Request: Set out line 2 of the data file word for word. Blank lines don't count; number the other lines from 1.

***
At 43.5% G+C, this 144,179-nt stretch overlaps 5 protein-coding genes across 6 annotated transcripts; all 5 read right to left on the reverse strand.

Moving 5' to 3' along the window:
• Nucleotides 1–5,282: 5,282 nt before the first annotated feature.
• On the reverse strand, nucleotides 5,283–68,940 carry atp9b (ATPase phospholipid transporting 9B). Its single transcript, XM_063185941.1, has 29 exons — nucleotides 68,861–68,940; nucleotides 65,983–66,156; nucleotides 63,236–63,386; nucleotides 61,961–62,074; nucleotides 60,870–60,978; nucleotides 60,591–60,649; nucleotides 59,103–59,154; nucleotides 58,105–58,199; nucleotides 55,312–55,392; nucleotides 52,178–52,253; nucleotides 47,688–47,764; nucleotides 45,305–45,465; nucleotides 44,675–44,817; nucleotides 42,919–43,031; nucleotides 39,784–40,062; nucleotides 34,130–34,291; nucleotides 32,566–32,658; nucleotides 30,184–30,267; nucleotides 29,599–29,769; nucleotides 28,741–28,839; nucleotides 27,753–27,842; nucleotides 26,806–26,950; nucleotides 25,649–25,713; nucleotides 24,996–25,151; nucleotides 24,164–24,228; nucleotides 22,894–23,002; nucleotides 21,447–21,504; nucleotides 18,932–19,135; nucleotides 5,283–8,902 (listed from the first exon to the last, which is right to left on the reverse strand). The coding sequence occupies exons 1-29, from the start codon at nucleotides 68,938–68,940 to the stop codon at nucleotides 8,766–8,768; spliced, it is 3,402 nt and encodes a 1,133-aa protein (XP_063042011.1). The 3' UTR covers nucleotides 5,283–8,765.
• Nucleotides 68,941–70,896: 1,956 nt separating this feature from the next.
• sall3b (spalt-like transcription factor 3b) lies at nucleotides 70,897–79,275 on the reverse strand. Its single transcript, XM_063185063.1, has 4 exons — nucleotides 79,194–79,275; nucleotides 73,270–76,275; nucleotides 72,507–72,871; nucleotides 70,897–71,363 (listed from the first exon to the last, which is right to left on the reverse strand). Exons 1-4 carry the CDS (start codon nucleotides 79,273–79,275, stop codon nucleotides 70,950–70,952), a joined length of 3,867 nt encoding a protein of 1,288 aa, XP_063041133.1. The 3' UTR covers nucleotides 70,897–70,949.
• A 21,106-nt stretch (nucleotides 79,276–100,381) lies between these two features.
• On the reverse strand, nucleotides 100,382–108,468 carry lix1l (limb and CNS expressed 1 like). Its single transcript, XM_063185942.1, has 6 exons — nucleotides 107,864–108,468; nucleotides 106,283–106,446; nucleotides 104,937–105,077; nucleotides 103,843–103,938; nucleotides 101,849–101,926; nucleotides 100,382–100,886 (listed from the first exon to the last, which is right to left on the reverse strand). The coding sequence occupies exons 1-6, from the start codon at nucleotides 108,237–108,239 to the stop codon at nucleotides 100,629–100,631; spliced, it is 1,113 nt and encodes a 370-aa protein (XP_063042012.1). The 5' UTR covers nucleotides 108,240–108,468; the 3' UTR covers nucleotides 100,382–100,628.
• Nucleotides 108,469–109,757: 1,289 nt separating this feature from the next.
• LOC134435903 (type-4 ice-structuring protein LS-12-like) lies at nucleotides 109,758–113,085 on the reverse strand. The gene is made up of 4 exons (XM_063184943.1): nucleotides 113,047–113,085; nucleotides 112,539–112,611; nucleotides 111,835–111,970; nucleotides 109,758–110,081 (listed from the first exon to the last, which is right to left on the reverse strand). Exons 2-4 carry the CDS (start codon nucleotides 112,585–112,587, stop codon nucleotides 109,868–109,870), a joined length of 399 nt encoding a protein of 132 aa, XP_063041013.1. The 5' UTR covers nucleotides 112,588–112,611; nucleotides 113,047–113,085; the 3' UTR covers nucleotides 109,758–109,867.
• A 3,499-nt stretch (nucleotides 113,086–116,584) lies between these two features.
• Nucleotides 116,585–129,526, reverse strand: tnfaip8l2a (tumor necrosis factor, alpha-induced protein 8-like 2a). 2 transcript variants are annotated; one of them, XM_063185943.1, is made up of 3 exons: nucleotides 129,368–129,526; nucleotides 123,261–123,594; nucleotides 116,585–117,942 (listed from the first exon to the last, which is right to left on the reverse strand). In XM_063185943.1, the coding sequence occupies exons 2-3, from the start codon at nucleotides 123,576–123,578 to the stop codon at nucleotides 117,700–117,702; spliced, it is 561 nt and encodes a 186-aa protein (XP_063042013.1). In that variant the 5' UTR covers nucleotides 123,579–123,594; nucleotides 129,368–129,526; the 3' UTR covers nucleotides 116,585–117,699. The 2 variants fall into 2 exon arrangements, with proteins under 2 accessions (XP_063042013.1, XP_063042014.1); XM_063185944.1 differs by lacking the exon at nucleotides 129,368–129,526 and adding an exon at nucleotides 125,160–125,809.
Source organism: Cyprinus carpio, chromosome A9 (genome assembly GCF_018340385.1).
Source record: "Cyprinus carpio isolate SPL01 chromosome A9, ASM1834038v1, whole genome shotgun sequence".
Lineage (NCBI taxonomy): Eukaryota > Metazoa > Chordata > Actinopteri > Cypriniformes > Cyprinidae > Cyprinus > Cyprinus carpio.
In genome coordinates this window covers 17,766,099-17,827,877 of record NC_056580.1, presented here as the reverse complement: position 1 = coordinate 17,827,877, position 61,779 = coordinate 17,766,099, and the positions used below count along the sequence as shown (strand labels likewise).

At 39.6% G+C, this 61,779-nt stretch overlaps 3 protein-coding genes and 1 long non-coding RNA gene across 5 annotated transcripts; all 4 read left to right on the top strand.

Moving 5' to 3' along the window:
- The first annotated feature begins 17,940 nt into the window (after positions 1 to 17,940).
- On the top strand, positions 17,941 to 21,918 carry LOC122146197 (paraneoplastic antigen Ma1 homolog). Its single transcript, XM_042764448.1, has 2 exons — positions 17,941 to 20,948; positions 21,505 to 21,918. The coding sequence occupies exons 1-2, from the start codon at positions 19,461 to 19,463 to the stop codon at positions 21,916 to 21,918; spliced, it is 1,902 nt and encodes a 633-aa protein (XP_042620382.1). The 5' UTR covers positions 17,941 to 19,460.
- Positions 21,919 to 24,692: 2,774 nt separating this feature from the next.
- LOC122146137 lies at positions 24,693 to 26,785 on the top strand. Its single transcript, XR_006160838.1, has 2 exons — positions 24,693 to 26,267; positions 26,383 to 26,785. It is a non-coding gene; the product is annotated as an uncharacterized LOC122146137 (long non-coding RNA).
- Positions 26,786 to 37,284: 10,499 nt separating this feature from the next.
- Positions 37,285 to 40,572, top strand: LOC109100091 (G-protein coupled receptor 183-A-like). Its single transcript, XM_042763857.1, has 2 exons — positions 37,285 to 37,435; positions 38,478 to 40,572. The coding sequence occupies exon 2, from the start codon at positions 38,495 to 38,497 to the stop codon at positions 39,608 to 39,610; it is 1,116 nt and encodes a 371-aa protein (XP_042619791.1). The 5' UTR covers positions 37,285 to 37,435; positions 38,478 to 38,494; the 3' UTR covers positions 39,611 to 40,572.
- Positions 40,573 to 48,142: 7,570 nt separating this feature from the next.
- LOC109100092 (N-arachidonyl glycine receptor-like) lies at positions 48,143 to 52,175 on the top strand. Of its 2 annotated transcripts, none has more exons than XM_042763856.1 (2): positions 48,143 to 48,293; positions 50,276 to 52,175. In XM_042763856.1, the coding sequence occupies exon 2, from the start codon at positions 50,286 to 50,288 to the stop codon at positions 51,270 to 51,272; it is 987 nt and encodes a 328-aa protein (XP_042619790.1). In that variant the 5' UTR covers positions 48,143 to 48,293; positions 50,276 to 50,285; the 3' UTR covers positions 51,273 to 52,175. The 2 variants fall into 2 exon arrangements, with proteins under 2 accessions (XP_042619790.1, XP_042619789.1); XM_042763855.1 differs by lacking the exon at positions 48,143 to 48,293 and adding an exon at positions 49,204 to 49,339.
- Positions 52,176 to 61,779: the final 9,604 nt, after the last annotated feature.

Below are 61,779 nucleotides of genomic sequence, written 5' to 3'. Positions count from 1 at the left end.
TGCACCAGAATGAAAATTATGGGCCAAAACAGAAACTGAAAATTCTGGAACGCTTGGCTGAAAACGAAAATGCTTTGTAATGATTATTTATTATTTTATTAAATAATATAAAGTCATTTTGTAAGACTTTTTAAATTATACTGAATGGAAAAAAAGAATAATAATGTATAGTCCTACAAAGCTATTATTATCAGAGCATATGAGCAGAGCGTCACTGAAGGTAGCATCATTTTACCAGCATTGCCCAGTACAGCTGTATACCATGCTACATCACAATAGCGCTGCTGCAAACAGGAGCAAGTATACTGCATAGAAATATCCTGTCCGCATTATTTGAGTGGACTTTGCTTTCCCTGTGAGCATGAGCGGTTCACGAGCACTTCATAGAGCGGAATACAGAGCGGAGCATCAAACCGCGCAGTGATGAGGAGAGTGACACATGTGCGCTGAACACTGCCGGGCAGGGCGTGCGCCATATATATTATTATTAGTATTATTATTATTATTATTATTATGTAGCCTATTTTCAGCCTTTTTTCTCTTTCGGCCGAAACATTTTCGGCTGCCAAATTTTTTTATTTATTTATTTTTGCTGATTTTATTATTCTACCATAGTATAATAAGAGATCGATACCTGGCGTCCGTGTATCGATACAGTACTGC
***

Moving 5' to 3' along the window: